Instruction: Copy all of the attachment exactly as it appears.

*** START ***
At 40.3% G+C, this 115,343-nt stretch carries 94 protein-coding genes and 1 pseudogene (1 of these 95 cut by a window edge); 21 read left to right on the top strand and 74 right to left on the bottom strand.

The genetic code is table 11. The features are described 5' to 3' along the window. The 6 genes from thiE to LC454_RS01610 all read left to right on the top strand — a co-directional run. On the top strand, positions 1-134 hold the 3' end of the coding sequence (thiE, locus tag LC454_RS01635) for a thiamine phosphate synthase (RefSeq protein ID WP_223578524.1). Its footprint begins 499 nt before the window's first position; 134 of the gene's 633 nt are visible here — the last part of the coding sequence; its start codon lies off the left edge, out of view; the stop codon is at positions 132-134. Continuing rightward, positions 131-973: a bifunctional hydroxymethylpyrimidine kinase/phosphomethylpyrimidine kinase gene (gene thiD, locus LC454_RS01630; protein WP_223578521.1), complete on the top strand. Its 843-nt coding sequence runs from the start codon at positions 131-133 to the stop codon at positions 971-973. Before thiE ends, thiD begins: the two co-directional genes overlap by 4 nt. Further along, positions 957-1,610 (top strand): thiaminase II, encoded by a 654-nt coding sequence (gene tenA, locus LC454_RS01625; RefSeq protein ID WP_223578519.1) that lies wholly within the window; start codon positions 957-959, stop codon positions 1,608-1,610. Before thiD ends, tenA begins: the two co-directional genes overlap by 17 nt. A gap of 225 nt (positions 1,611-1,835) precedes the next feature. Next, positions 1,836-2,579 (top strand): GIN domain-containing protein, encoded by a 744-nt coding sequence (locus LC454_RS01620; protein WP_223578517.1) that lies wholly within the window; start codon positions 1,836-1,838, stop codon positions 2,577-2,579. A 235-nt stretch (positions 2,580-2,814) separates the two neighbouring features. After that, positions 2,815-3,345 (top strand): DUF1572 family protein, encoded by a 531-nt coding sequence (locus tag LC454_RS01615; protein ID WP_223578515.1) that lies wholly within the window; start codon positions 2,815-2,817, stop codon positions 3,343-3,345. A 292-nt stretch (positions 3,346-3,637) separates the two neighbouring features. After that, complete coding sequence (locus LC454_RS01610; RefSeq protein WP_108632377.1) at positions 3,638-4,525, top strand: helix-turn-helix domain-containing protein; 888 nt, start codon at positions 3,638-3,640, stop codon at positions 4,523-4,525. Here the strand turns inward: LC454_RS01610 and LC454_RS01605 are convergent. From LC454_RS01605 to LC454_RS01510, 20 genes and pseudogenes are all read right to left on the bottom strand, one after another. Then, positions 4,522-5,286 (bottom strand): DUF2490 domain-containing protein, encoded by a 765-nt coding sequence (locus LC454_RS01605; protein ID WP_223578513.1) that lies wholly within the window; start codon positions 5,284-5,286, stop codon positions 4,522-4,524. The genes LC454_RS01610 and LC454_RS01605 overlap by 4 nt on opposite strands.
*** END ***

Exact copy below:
At 40.3% G+C, this 115,343-nt stretch carries 94 protein-coding genes and 1 pseudogene (1 of these 95 cut by a window edge); 21 read left to right on the top strand and 74 right to left on the bottom strand.

The genetic code is table 11. The features are described 5' to 3' along the window. The 6 genes from thiE to LC454_RS01610 all read left to right on the top strand — a co-directional run. On the top strand, positions 1-134 hold the 3' end of the coding sequence (thiE, locus tag LC454_RS01635) for a thiamine phosphate synthase (RefSeq protein ID WP_223578524.1). Its footprint begins 499 nt before the window's first position; 134 of the gene's 633 nt are visible here — the last part of the coding sequence; its start codon lies off the left edge, out of view; the stop codon is at positions 132-134. Continuing rightward, positions 131-973: a bifunctional hydroxymethylpyrimidine kinase/phosphomethylpyrimidine kinase gene (gene thiD, locus LC454_RS01630; protein WP_223578521.1), complete on the top strand. Its 843-nt coding sequence runs from the start codon at positions 131-133 to the stop codon at positions 971-973. Before thiE ends, thiD begins: the two co-directional genes overlap by 4 nt. Further along, positions 957-1,610 (top strand): thiaminase II, encoded by a 654-nt coding sequence (gene tenA, locus LC454_RS01625; RefSeq protein ID WP_223578519.1) that lies wholly within the window; start codon positions 957-959, stop codon positions 1,608-1,610. Before thiD ends, tenA begins: the two co-directional genes overlap by 17 nt. A gap of 225 nt (positions 1,611-1,835) precedes the next feature. Next, positions 1,836-2,579 (top strand): GIN domain-containing protein, encoded by a 744-nt coding sequence (locus LC454_RS01620; protein WP_223578517.1) that lies wholly within the window; start codon positions 1,836-1,838, stop codon positions 2,577-2,579. A 235-nt stretch (positions 2,580-2,814) separates the two neighbouring features. After that, positions 2,815-3,345 (top strand): DUF1572 family protein, encoded by a 531-nt coding sequence (locus tag LC454_RS01615; protein ID WP_223578515.1) that lies wholly within the window; start codon positions 2,815-2,817, stop codon positions 3,343-3,345. A 292-nt stretch (positions 3,346-3,637) separates the two neighbouring features. After that, complete coding sequence (locus LC454_RS01610; RefSeq protein WP_108632377.1) at positions 3,638-4,525, top strand: helix-turn-helix domain-containing protein; 888 nt, start codon at positions 3,638-3,640, stop codon at positions 4,523-4,525. Here the strand turns inward: LC454_RS01610 and LC454_RS01605 are convergent. From LC454_RS01605 to LC454_RS01510, 20 genes and pseudogenes are all read right to left on the bottom strand, one after another. Then, positions 4,522-5,286 (bottom strand): DUF2490 domain-containing protein, encoded by a 765-nt coding sequence (locus LC454_RS01605; protein ID WP_223578513.1) that lies wholly within the window; start codon positions 5,284-5,286, stop codon positions 4,522-4,524. The genes LC454_RS01610 and LC454_RS01605 overlap by 4 nt on opposite strands.